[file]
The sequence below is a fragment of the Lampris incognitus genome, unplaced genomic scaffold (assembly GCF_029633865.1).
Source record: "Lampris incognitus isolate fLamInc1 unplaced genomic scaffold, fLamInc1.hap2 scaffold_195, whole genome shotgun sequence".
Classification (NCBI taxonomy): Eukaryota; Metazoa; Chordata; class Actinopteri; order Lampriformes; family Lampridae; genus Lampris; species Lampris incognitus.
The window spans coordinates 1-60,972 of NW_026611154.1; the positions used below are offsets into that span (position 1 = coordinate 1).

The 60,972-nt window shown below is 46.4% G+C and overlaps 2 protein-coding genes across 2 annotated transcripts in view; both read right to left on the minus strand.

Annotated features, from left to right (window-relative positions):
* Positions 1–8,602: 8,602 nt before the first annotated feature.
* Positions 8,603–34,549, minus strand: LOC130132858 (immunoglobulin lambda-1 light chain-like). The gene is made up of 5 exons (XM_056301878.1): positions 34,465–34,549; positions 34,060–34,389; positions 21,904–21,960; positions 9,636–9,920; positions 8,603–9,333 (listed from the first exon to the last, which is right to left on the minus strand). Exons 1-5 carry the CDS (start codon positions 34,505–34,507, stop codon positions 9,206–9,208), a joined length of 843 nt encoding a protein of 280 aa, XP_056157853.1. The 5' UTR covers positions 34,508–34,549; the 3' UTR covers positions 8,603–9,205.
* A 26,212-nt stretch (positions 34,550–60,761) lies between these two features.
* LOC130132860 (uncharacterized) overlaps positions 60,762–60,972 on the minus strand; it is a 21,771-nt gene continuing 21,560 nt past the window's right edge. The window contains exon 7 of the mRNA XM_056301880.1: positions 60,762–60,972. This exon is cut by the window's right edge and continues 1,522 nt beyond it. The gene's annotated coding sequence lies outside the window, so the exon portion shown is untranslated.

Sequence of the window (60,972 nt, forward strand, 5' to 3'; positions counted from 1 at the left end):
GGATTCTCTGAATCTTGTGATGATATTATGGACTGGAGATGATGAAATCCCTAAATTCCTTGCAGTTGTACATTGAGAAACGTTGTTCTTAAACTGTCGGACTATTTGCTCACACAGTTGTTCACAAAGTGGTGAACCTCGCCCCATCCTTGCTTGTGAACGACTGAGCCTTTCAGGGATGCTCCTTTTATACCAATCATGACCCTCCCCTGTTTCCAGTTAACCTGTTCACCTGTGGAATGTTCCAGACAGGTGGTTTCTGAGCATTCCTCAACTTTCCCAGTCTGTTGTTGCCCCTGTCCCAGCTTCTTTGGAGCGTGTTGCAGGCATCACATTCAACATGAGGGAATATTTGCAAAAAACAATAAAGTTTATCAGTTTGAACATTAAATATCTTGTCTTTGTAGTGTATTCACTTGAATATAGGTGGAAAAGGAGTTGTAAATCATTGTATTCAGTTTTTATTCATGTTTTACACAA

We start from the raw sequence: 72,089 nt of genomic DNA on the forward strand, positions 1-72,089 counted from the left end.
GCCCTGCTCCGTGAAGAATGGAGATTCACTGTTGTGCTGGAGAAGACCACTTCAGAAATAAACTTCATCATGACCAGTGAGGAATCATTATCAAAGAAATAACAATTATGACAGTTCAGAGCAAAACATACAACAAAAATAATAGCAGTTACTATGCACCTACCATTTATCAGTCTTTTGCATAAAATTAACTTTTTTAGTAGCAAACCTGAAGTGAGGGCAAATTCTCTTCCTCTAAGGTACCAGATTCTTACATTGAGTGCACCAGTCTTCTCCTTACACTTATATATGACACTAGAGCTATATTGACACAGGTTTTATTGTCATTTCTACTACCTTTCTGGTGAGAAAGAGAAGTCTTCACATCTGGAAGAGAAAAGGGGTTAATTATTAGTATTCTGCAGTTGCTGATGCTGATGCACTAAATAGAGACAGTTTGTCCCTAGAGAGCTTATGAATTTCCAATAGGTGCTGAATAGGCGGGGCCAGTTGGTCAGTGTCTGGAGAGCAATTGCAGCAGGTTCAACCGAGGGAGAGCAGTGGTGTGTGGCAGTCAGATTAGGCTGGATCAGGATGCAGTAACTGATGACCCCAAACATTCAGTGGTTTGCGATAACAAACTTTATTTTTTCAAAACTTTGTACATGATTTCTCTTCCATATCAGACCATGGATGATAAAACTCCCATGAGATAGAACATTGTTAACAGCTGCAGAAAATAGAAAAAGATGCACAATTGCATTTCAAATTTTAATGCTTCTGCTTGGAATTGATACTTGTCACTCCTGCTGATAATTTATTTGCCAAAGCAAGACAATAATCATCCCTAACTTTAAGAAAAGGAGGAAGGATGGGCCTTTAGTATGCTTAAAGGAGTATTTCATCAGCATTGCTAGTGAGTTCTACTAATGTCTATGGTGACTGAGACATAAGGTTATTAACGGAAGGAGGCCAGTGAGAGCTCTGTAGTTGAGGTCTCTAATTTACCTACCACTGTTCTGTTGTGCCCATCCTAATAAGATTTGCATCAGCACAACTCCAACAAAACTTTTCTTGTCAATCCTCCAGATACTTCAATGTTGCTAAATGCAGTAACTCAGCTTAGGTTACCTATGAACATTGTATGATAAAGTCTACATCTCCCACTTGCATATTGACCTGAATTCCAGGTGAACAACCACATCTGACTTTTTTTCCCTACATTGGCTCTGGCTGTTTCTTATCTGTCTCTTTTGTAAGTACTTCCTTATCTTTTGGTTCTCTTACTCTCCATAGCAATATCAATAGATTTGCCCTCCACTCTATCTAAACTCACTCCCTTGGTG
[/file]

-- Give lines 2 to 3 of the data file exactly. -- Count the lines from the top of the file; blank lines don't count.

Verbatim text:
Source record: "Lampris incognitus isolate fLamInc1 unplaced genomic scaffold, fLamInc1.hap2 scaffold_195, whole genome shotgun sequence".
Classification (NCBI taxonomy): Eukaryota; Metazoa; Chordata; class Actinopteri; order Lampriformes; family Lampridae; genus Lampris; species Lampris incognitus.